Tag Archive | Election Law

In re 2012 Legislative Districting and the Permanence or Expedience of Judicial Review

By Alan B. Sternstein

Every ten years, after each national census, provisions in the Maryland Constitution (Art. III, § 5) require that the State’s 47 Legislative Districts be reviewed for reapportionment. Those same provisions require the Governor to submit to both houses of the State legislature, the Senate and the House of Delegates, a plan for the 47 Districts, making boundary changes to the District in response to population changes and as necessitated by and consistent with state and federal constitutional requirements. Failing the General Assembly’s adoption of its own plan, the Governor’s plan becomes law, and that became the case for Governor O’Malley’s plan in response to the 2010 census (“2012 Plan”), which became the law on February 24, 2012.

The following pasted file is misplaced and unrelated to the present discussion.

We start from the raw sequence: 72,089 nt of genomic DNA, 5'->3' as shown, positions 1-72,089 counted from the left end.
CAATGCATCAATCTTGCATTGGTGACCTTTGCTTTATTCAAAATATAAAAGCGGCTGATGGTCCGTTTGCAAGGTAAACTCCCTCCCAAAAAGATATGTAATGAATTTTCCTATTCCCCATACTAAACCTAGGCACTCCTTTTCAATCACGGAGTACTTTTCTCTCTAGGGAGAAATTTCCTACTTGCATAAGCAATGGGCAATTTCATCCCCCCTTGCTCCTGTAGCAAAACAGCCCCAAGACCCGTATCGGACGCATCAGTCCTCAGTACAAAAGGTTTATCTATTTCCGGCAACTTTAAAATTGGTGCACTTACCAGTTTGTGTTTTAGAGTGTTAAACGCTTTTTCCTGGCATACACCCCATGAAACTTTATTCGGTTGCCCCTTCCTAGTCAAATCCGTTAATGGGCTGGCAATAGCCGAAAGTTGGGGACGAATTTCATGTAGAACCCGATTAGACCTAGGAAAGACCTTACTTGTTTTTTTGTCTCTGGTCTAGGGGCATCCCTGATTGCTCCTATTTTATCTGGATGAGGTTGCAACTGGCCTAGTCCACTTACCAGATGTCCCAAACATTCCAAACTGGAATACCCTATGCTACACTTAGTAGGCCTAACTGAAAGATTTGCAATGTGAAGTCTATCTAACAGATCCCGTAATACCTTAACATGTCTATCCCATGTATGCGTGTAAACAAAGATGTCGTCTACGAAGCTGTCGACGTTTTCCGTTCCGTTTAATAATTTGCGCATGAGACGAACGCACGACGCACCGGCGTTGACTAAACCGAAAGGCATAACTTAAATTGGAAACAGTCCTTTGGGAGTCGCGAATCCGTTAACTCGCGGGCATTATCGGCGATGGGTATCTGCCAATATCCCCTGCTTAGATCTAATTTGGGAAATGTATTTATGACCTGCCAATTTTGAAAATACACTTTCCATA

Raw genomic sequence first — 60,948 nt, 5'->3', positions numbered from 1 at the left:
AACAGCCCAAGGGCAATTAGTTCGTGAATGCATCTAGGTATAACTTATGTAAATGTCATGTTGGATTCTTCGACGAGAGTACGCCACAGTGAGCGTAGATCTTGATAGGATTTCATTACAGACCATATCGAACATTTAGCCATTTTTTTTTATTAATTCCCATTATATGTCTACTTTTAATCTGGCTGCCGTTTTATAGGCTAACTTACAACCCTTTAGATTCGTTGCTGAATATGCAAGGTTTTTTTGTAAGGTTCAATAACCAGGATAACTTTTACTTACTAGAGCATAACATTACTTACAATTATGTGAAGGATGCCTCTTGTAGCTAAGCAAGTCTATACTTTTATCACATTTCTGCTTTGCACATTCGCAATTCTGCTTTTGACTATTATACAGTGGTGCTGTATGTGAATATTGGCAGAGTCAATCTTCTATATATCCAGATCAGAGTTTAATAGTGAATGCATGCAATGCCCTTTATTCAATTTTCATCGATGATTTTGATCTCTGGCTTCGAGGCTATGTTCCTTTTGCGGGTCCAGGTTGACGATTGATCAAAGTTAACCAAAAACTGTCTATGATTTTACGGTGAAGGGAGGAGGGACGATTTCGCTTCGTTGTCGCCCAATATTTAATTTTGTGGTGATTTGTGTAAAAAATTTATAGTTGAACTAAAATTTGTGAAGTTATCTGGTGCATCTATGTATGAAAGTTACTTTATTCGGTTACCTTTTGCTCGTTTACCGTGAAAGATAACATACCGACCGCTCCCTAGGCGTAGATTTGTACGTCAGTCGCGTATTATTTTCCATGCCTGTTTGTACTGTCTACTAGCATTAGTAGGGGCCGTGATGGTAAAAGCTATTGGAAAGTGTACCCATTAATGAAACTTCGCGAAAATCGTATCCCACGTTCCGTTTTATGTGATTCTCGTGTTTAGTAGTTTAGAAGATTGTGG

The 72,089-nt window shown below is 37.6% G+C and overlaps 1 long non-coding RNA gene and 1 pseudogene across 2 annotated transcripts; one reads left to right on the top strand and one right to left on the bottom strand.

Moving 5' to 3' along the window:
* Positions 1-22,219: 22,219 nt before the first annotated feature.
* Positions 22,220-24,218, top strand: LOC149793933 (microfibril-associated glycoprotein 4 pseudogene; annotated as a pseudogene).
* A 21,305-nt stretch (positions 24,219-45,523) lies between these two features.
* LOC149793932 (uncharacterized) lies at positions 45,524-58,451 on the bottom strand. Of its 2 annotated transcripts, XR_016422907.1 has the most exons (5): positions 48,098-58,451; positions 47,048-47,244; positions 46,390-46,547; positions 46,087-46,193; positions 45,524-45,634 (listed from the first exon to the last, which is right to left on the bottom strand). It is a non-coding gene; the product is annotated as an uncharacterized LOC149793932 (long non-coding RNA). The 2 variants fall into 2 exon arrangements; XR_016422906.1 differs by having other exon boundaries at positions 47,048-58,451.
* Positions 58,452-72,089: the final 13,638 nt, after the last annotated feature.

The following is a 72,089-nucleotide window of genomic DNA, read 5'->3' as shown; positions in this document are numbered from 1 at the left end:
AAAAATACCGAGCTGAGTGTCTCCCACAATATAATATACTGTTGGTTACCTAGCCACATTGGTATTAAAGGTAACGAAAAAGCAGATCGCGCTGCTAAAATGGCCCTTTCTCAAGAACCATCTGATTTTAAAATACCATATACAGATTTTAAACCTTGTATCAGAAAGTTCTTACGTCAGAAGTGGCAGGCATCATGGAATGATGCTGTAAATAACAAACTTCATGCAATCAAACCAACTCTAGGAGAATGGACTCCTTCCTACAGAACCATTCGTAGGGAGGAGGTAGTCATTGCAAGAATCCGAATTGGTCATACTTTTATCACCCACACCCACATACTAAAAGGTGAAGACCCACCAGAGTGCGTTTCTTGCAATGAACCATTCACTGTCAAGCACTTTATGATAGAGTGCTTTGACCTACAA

The reapportionment provisions of the Maryland Constitution also vest the Court of Appeals with original jurisdiction to review any registered voter’s constitutional challenge to the legislative redistricting plan (Art. III, § 5). On March 6, 2012, the Court of Appeals issued an order in Matter of 2012 Legislative Districting of the State, 429 Md. 301, 55 A.3d 713 (2012), setting forth procedures to accommodate such challenges and appointed retired Court of Appeals Judge Alan M. Wilner as the Court’s Special Master, to conduct any necessary hearings. Eventually, after hearings before the Special Master, the submission of his recommendations, the taking of exceptions thereto, and argument before the Court, the Court issued a one page order on November 9, 2012, rejecting all challenges to the 2012 Plan, with opinion to follow. The Court (Bell, C.J., ret.) issued that opinion (cited herein as “Slip Op.”) on December 10, 2013. Read More…